We offer Welsh activities, entertainment, conversation and literature for the residents on themes of: food, history, legends, clothes, holidays, eisteddfods and more. In the sessions residents have varied reactions with different levels of engagement: some will enjoy the Welsh conversation and participate in the whole session whilst others may only respond on hearing the Welsh hymns for example. We adapt the session to the needs of the residents, sometimes spending a short time one to one with residents who choose not to join the group session.
Welsh language development training for staff has been well received, this weekly training gives staff the confidence to try out new skills and support each other. One resident who lives with Dementia and has Welsh as a first language helps staff who are learning Welsh.
Welsh sessions are used for reminiscence and importantly to gather stories that inform us of the people we care for. One resident who prefers to stay in his room most days will attend the Welsh sessions and share his experiences of choirs and his younger years. Whilst living with short term memory loss he continues to recall events from his past with clarity. He also enjoyed a trip to a local Eisteddfod in Maesteg with other residents, where he enthusiastically recalled the days when he entered the Eisteddfod as a child. This was all made possible by respecting cultural needs and encouraging the sharing of stories in Welsh.
Diana Purnell is the registered manager of Foxtroy House in South Wales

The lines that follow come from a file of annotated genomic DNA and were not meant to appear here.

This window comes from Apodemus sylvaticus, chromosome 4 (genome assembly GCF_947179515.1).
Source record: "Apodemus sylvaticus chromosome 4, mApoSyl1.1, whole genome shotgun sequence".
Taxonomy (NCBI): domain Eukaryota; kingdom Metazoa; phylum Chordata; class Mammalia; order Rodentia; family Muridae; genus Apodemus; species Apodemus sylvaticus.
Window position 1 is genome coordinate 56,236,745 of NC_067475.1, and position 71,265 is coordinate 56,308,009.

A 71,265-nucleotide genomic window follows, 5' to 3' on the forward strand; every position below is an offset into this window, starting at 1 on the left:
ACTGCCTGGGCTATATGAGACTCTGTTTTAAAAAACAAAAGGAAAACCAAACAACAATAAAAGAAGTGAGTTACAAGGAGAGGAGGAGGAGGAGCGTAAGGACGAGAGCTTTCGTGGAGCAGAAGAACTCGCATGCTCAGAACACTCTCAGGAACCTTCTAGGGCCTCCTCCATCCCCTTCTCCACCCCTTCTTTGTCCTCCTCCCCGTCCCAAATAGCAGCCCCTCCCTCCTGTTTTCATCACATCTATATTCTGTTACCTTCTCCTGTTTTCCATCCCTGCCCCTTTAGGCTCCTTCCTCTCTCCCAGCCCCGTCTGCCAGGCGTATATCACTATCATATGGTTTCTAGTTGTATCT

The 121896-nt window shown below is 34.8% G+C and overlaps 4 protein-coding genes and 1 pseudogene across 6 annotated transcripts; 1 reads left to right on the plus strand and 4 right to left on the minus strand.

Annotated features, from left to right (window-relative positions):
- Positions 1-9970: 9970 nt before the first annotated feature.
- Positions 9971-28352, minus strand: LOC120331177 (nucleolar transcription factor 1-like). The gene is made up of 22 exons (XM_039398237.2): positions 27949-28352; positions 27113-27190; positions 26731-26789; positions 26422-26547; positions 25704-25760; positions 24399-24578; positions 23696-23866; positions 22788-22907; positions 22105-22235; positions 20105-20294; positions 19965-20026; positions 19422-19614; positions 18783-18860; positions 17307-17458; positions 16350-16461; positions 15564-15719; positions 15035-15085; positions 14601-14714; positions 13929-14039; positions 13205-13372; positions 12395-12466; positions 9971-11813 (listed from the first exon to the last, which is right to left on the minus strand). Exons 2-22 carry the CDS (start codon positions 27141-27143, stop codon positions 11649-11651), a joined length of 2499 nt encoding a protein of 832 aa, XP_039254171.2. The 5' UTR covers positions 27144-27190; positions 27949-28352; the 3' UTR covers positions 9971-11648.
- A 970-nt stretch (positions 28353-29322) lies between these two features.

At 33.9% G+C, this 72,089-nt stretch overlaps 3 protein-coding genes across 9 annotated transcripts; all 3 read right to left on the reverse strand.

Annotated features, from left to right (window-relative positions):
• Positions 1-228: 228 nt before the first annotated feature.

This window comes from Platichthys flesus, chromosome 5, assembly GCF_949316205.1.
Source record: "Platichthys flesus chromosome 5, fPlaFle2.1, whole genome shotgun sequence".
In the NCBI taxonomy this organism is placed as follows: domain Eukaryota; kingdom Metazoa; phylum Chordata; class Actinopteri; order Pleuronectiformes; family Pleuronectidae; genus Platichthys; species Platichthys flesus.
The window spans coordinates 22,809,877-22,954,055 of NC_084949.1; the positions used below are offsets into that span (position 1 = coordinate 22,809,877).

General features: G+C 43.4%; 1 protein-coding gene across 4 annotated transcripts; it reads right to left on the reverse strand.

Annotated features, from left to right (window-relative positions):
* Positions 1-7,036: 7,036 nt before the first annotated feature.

We have been looking at different ways that we can improve our care home and our relationships with our residents – we are always asking ourselves: ‘how can we put more effort into the residents and their lives?’ There are always the same old struggles but what can we do and what new ideas can we come up with?
With our activity co-ordinator Leanne, one thing we have done is to personalise each room with pictures on each resident’s door and cork boards in each room, tailored to them. We have a board on each resident’s door with their name and a picture they choose – either of themselves or something that means something to them. So for example, if they like gardening, we might put a picture of a flower on their door.
Inside the room, we have a cork board. When a resident first comes to the home we sit down with them and find out more about them – what they like and what’s important to them. We put this information on their board, so that anyone who comes to their room knows what this might be – it might just be how they like their tea or something about their life, which visitors and staff can connect to. Continue Reading